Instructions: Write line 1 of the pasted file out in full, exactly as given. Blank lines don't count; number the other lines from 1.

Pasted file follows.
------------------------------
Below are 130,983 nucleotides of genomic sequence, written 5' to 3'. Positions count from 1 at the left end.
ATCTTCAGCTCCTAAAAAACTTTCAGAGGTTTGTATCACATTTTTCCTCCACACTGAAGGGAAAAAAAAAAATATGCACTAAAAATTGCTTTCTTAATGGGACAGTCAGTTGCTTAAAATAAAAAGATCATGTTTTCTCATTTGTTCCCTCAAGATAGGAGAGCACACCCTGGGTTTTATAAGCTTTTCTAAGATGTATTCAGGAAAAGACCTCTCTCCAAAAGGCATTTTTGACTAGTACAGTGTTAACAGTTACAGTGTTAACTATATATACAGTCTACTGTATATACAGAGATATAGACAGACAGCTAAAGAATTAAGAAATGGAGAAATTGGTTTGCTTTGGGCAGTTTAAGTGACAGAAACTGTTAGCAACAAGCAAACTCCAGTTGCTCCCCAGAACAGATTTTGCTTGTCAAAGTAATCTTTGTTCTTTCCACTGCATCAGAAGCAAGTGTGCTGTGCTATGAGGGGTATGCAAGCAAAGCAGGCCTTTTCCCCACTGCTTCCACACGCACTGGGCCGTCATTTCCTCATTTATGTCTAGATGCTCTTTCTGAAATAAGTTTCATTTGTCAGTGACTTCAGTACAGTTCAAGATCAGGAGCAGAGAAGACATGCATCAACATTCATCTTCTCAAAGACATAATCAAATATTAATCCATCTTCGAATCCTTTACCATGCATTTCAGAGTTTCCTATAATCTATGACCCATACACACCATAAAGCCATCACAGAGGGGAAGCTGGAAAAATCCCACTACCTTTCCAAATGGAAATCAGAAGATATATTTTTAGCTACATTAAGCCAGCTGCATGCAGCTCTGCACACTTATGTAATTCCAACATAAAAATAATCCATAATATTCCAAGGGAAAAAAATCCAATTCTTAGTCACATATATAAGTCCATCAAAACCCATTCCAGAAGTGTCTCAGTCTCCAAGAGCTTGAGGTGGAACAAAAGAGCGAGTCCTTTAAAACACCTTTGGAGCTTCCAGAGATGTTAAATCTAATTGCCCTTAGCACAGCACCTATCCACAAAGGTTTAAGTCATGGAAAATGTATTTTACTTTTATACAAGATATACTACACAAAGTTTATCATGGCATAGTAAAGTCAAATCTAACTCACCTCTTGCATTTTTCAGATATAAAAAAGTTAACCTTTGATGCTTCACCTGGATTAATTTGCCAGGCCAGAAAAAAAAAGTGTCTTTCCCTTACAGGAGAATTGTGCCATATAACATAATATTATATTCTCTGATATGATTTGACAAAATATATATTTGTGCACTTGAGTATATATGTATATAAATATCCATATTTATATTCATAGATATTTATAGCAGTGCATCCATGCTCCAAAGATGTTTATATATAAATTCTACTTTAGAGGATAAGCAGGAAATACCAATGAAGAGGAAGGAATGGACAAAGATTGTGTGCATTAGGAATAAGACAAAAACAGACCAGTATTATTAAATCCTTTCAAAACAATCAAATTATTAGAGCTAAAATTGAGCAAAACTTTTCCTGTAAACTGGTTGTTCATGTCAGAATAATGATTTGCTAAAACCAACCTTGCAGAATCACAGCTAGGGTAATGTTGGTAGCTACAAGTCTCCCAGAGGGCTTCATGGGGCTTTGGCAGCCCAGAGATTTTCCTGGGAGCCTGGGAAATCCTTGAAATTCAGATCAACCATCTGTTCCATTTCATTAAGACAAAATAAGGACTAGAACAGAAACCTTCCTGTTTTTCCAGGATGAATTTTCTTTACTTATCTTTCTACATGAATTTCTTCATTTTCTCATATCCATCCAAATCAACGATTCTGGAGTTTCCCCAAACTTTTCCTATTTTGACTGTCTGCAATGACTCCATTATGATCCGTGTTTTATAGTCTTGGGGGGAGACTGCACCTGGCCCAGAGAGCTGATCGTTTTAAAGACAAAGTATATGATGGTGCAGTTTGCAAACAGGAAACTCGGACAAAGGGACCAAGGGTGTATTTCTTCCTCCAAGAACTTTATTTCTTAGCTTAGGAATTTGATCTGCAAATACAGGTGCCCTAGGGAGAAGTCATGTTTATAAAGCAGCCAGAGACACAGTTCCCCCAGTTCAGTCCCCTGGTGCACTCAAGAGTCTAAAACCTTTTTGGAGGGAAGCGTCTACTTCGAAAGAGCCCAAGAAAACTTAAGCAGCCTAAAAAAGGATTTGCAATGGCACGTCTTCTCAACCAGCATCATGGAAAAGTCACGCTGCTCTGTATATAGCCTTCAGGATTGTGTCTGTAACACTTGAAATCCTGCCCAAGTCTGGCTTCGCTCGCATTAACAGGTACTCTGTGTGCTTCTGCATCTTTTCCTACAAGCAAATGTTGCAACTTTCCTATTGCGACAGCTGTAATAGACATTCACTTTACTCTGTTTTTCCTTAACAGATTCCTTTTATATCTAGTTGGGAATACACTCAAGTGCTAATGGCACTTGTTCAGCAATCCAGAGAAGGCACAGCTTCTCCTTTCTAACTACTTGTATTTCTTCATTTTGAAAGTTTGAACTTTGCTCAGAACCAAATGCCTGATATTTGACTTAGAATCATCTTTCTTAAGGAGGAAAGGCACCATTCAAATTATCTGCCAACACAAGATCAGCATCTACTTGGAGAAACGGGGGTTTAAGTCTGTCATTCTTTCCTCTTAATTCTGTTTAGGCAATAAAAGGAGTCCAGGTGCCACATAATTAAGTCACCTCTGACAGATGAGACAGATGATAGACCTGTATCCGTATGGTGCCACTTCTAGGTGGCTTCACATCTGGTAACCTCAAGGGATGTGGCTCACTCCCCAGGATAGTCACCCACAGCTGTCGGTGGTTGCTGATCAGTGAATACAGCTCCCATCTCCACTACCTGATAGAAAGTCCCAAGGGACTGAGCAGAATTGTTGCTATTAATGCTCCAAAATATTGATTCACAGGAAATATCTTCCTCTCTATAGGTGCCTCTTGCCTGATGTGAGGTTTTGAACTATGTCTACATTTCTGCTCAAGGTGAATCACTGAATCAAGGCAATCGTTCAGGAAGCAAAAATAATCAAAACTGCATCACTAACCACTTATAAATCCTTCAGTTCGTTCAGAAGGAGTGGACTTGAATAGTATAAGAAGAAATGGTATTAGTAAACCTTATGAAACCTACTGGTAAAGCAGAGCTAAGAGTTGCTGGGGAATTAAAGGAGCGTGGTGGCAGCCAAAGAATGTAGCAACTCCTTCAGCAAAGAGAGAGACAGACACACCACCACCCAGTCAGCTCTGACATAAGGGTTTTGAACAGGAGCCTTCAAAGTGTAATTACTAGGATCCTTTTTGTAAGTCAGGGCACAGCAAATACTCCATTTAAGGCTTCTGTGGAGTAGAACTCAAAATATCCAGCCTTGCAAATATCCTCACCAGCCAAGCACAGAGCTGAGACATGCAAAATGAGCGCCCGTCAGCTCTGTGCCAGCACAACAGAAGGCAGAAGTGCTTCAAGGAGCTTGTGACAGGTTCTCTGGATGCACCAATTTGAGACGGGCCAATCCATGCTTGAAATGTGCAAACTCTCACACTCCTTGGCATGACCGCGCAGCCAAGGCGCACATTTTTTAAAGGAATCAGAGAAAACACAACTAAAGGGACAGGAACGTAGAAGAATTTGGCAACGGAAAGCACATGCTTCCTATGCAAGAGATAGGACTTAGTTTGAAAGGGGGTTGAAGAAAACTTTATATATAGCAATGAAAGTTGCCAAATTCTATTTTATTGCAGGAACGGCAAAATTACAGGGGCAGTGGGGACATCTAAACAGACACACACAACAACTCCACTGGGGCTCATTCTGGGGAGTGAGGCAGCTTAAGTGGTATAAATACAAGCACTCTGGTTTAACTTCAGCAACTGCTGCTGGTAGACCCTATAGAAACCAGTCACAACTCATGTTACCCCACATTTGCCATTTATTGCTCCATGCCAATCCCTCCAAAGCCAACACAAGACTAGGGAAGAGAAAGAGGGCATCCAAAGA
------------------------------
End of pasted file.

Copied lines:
Below are 130,983 nucleotides of genomic sequence, written 5' to 3'. Positions count from 1 at the left end.